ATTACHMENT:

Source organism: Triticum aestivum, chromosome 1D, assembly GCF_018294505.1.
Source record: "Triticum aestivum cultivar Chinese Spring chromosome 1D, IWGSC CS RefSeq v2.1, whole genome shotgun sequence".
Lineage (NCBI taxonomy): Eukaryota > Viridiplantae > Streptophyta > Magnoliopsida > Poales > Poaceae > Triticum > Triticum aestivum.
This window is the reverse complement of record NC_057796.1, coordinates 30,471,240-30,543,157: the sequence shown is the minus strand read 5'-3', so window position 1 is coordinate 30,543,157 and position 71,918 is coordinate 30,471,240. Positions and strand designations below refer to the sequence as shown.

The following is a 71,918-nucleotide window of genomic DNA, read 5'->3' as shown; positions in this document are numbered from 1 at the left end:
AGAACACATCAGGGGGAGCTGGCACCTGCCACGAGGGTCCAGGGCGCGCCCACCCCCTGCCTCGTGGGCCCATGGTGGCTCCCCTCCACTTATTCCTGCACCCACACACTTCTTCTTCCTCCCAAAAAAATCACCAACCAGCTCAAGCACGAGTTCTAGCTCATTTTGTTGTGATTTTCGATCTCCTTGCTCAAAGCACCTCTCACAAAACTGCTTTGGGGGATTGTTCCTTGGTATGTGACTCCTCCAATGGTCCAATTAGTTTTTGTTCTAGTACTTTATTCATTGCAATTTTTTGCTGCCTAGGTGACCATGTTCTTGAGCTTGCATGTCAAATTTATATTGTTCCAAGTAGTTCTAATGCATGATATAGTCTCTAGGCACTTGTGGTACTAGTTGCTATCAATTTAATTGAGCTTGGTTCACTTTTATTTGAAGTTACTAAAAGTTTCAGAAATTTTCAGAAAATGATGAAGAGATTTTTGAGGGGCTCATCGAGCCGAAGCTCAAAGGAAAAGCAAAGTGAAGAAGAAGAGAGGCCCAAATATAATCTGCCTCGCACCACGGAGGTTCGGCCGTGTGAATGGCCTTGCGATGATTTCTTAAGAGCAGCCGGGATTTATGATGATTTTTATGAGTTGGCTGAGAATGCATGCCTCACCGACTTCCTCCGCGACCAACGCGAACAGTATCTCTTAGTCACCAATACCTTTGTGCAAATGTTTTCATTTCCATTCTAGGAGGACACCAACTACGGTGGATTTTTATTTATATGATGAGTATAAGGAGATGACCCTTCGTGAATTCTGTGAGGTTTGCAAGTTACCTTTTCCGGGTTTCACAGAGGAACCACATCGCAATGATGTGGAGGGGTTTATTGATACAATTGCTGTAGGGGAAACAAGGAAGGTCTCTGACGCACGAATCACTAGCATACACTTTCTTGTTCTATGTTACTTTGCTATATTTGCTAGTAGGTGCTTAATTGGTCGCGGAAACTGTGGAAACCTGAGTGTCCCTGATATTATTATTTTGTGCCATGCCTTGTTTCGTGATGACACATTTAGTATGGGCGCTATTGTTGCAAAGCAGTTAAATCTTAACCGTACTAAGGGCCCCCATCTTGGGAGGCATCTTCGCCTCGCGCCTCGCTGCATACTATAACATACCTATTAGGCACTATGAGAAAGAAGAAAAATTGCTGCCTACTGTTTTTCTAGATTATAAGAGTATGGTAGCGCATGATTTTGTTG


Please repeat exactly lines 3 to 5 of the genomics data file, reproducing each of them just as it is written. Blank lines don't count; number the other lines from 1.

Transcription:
Lineage (NCBI taxonomy): Eukaryota > Viridiplantae > Streptophyta > Magnoliopsida > Poales > Poaceae > Triticum > Triticum aestivum.
This window is the reverse complement of record NC_057796.1, coordinates 30,471,240-30,543,157: the sequence shown is the minus strand read 5'-3', so window position 1 is coordinate 30,543,157 and position 71,918 is coordinate 30,471,240. Positions and strand designations below refer to the sequence as shown.

The following is a 71,918-nucleotide window of genomic DNA, read 5'->3' as shown; positions in this document are numbered from 1 at the left end: